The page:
Wednesday, July 7, 2010

World Cup

I've been watching the World Cup this past month. Like many american sports fans, soccer--or football to the rest of the world--had not captured my attention or satisfied my enthusiasm the way other sports have. Yet this world cup, and to some extent the last two cup competitions, have made me understand some more about the game.

Americans talk about soccer being low scoring and slow. Yet I wonder how many of these same fans would understand baseball had they not been reared in this country. Like soccer, baseball can be seen as slow and some leads in baseball, like leads in soccer can appear to be insurmountable. It's not quite the same because even a 5-0 lead in the fifth inning can be overcome, whereas a two goal lead in the first half in soccer can seem to make watching the rest of the game a waste of time. (Yet the American soccer team overcame just such a deficit in one of their matches. And yesterday in the semifinals, Uruguay nearly overcame a two goal deficit in the last two minutes of their game with the Netherlands).

Often I read books while I am watching sporting events. Between pitches in baseball, plays in football, and timeouts in basketball I read whatever book I am in at the time. I find it pretty easy and a good time to do the reading if I am otherwise occupied doing other things. I tried to do this yesterday while watching the Holland/Uruguay match. Could not do it.

And this I think is the appeal of soccer. The more you watch, the more you realize that every play is significant and could lead to a scoring opportunity. If you just watch it now and again it seems like many times the ball is just being booted around. But try taking your eye away from the screen during any time except for injury time outs and you could miss a scoring chance. Also, since the games are so low scoring, any scoring chance is a big deal. Unlike basketball when a final score will reflect many made shots, in soccer all play is like sudden death because any one goal can force the opponent to play catch-up even in the first minutes of a contest.

Still the game does not do for me what it does to the zealots in other countries who fanatically watch the games. But I can see the appeal. A buddy of mine has a son who is home for the summer looking for work. He couldn't get a job but finally managed to get the low man on the totem pole morning and early afternoon hours at a bar in Cambridge. Well, the kid is raking it in as the multi-cultural denizens of Cambridge are packing the place.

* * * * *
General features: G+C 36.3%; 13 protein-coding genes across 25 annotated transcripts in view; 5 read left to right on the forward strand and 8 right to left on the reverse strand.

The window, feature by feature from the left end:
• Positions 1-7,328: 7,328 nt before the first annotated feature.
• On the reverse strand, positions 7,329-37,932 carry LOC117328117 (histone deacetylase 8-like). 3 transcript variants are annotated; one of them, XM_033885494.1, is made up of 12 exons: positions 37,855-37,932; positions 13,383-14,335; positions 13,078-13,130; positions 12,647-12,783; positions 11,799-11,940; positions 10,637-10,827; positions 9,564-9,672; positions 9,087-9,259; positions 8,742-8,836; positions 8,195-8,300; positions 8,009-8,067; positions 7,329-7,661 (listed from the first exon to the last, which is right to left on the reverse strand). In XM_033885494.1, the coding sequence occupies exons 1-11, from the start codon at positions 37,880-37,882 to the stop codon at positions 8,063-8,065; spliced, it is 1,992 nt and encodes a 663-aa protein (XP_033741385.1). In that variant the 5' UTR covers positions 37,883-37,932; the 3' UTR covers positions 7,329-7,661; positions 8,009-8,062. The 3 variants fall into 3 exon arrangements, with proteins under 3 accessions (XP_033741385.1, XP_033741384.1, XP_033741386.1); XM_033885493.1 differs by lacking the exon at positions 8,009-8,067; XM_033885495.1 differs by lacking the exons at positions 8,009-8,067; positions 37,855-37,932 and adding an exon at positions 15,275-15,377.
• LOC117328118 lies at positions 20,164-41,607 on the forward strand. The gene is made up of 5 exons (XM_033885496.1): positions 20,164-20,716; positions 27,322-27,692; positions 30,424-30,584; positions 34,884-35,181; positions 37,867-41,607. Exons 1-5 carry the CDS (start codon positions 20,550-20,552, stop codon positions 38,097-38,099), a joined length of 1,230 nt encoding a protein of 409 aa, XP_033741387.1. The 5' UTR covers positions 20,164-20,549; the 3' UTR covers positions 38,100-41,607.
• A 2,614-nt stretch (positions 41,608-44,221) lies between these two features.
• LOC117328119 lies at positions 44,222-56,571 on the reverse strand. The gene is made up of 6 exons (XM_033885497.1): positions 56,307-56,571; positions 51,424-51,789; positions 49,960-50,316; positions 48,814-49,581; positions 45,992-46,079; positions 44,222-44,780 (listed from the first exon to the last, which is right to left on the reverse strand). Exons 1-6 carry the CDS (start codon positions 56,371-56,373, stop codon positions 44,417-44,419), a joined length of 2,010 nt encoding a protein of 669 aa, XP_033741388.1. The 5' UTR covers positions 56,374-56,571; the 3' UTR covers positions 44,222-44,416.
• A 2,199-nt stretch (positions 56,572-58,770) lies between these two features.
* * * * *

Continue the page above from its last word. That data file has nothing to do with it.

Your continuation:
So, for American sports fans who tend to dismiss soccer as an unfathomable allure, imagine a south american asking you what you see in baseball. Imagine that fan shaking her or his head after your explanation and saying, almost condescendingly, "I just don't get it." Then try to watch the world cup game this afternoon or the championship contest this Sunday from the point of view of someone who wants to get it. I think you will.

P.S. I wrote the above this morning. It is now 430 pm and at 330 I was to meet a colleague at the Starbucks on campus. The Starbucks here is a large facility as Starbucks go. It doubles as part of the student union. It is separated from the food court section and rectangular in shape about the size of a NBA basketball court. Usually, even during the school year there are many vacant tables and chairs for students or whomever to sip their coffee and check their laptops. In the summer, the Starbucks is often close to empty. However, today when I arrived to meet my colleague, I could not get into the joint. It was jammed with students all facing a giant screen that was showing the world cup game. In the adjacent huge food court it was also packed with students and faculty rooting for the combatants. When Spain scored there was a roar akin to the roar that one hears in Sports Books in Las Vegas. I was once in the same space when a Red Sox pitcher, Derek Lowe, was about to, and indeed did, pitch a no hitter. It was a Saturday so maybe the comparison is not apt, but the place was nearly empty then.

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